London, Arthur Hill Jr.

Date of birth
Place of birth
Pittsboro, NC
Date of death
Place of death
Durham, NC
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From the Dictionary of North Carolina Biography, Vol. 4, 1991:

London, Arthur Hill, Jr., pediatrician and medical educator, was born in Pittsboroā€˛ the son of Arthur Hill, Sr., and Elizabeth Foushee London. He was graduated from The University of North Carolina in 1925 with a bachelor of science degree in Medicine and immediately enrolled in the University of Pennsylvania School of Medicine, from which he was graduated in 1927. Following a year of general internship at the Methodist Hospital, Philadelphia. He served one year as assistant resident in pediatrics at the Children's Hospital, Cincinnati, and another year as chief resident in pediatrics at the University of Pennsylvania
postgraduate school.

Returning to North Carolina in the summer of 1930, London entered private practice in Durham. During the first year he began a forty-five year affiliation with the Pediatrics Department in the Duke University School of Medicine, and in 1933 he began a similar association with the School of Medicine of The University of North Carolina. He held the rank of assistant professor of pediatrics at Duke and that of clinical professor of pediatrics at Chapel Hill, continuing both appointments until affiliation his death at age seventy-two

For thirty-five years (1933-68) he was chief of pediatric services at Watts Hospital, Durham, and served as an instructor in pediatrics in the Watts Hospital School of Nursing. Also for thirty-five years he was a member of the Durham County Board of Health and chairman for five years.

In 1958 The University of North Carolina School of Medicine gave him its Distinguished Service Award, and in 1972 in elaborate ceremonies the North Carolina Memorial Hospital in Chapel Hill dedicated the Arthur Hill London Pediatric Clinic Library in his honor.

London held membership in many professional organizations, including the American Medical Association, Southern Medical Association (councillor), North Carolina State Medical Society (district councillor), North Carolina Pediatric Society (president), and American Academy of Pediatrics (district chairman), as well as local groups such as the Durham-Orange Medical Society.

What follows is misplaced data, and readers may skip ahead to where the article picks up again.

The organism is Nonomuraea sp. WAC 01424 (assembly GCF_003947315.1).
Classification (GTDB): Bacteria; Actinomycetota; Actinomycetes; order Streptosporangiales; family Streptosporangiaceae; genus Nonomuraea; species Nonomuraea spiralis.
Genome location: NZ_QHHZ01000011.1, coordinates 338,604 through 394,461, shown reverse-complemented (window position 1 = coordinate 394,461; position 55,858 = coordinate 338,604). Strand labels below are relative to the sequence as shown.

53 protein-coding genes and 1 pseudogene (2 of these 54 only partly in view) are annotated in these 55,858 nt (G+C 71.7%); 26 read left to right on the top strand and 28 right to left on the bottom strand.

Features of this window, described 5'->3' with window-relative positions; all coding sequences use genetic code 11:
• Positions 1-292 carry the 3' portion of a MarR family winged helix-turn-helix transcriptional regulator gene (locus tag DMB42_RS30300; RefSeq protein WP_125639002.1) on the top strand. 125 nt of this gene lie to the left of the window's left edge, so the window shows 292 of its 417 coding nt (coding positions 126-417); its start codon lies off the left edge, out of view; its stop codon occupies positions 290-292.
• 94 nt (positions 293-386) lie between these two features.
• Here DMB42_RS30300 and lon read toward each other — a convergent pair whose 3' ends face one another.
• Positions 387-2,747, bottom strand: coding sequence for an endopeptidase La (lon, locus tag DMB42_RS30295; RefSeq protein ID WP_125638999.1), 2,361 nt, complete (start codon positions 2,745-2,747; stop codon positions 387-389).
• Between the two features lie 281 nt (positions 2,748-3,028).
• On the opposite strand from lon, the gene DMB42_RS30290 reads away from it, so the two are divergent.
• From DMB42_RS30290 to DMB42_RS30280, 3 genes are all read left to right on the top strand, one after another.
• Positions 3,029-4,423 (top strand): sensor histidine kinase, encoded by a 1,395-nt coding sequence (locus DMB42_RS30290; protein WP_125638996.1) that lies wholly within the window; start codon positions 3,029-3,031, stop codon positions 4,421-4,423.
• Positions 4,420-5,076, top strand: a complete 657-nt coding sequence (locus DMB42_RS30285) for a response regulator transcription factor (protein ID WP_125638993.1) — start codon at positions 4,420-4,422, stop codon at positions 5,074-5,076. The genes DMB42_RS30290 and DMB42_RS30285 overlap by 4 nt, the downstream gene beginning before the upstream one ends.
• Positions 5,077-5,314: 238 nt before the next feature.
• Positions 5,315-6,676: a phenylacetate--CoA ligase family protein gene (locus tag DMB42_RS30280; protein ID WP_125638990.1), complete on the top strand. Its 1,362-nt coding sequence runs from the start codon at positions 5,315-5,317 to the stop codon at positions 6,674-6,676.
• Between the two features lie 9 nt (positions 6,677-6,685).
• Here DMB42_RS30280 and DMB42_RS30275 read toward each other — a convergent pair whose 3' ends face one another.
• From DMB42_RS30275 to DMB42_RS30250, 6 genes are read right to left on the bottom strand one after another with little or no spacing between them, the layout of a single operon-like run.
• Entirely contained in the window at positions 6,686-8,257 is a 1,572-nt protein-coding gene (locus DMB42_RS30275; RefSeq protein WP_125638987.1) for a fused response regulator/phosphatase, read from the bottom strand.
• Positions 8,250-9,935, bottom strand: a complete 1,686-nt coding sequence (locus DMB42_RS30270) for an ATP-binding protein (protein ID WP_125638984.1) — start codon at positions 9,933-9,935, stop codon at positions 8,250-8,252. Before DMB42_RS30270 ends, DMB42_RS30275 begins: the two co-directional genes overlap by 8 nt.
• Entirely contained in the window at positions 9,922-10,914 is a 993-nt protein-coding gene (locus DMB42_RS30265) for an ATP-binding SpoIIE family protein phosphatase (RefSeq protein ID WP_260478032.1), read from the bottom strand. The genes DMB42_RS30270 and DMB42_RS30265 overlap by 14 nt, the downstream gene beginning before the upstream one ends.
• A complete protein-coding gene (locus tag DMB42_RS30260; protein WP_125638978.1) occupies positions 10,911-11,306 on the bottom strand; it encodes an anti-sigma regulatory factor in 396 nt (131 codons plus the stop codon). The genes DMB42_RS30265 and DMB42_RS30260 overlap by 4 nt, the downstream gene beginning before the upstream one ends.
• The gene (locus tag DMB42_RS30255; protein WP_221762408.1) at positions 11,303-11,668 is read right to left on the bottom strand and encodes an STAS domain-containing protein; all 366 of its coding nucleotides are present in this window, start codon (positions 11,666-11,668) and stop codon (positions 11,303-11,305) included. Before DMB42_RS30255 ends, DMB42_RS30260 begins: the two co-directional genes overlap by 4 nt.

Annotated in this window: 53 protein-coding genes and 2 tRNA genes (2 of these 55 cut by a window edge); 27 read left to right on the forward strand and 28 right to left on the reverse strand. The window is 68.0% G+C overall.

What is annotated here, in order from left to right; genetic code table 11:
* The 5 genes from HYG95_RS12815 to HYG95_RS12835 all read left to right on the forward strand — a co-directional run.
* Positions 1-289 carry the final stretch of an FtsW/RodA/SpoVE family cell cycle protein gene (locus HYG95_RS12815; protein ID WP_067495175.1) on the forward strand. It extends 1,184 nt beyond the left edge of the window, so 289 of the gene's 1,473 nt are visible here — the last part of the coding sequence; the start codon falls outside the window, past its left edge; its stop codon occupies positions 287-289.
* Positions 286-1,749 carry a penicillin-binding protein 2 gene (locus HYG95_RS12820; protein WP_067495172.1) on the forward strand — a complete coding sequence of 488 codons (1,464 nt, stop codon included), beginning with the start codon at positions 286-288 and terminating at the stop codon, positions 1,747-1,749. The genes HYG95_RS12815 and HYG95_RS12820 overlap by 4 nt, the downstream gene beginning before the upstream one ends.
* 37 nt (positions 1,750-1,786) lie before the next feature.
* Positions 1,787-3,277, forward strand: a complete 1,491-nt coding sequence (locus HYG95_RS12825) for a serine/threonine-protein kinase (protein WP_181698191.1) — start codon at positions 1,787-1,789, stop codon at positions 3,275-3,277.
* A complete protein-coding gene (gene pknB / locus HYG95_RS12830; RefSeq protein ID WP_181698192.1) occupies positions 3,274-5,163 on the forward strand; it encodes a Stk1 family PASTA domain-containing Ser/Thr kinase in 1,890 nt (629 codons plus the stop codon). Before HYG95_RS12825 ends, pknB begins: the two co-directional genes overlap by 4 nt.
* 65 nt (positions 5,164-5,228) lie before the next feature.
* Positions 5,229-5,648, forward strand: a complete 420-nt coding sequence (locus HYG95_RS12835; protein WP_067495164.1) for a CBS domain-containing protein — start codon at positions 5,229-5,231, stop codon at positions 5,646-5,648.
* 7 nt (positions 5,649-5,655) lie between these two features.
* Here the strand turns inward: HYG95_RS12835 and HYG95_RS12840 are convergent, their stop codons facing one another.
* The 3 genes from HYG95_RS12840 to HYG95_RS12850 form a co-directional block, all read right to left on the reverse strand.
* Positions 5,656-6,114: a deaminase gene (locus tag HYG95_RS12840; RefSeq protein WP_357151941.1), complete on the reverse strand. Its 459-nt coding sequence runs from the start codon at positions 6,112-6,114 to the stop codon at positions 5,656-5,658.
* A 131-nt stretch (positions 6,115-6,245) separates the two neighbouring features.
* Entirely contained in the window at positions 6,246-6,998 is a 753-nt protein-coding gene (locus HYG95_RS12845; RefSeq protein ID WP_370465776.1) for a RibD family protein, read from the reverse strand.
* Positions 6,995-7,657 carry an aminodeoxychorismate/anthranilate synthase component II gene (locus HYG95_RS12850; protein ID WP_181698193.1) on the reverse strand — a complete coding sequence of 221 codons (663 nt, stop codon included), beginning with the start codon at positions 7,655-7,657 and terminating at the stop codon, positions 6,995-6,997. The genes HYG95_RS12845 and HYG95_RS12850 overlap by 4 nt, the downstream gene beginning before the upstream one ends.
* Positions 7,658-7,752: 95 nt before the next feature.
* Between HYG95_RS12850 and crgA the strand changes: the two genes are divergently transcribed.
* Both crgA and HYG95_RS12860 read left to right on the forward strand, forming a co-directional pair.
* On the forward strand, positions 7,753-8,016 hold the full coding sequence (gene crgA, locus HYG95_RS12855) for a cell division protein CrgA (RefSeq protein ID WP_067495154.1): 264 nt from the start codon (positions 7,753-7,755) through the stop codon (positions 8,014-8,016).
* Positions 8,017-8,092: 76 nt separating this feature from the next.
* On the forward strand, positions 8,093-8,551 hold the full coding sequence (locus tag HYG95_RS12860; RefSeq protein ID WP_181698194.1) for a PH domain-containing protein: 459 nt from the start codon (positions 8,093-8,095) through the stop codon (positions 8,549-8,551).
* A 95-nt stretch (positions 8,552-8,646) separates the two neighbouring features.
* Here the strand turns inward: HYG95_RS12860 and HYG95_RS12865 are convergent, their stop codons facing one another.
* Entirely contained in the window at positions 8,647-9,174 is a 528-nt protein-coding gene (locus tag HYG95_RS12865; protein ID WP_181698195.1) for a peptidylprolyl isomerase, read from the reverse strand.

Throughout his long career, he conducted numerous research projects and wrote many articles on his findings for professional journals in this country and abroad. London was ranked among the leading pediatricians not only in North Carolina but also throughout the nation.

A member of St. Philips Episcopal Church from the time of his arrival in Durham, he served as vestryman, senior warden, and leader in many of the church's internal organizations. In addition, he was a member of the board of trustees of the North Carolina Episcopal Foundation. London was a registered Democrat.

In 1930 he married Jeannette Brinson ot Savannah, Ga., and they were the parents of two children: Arthur Hill Ill and Jeanne Elizabeth. Although stricken with a terminal illness early in 1976, he continued his practice until a few days before his death. He was buried in the cemetery at St. Bartholomew's Church, Pittsboro, After he died, the Durham Sun related: "As a boy, when he graduated at the top of his high school class, he was awarded a scholarship providing tuition at the state university tree of charge. But, he gave it to a less financially-able friend and classmate who he thought needed it more than he did. This is the kind of man he turned out to be."

I grew up in the house across the street from Dr. London's home. My parents have a story of their neighbor bringing a very young child in their arms to his home on a weekend morning, who was blue from choking on an object. Dr. London saved that child's life, and many others. He is very well remembered, respected and loved in the neighborhood.

This man was so important to so many. Our family pediatrician from the time I was quite young until I went off to college. It never seemed odd to me sitting in his waiting room when most of the other patients were so much younger than I was. I wouldn't have wanted it any other way but to see Dr. London as long as I could. Our family dearly loved this man. He could be so gruff on the outside, but he was "marshmallow" inside. I miss him even today. Such a caring man and a wonderful doctor.

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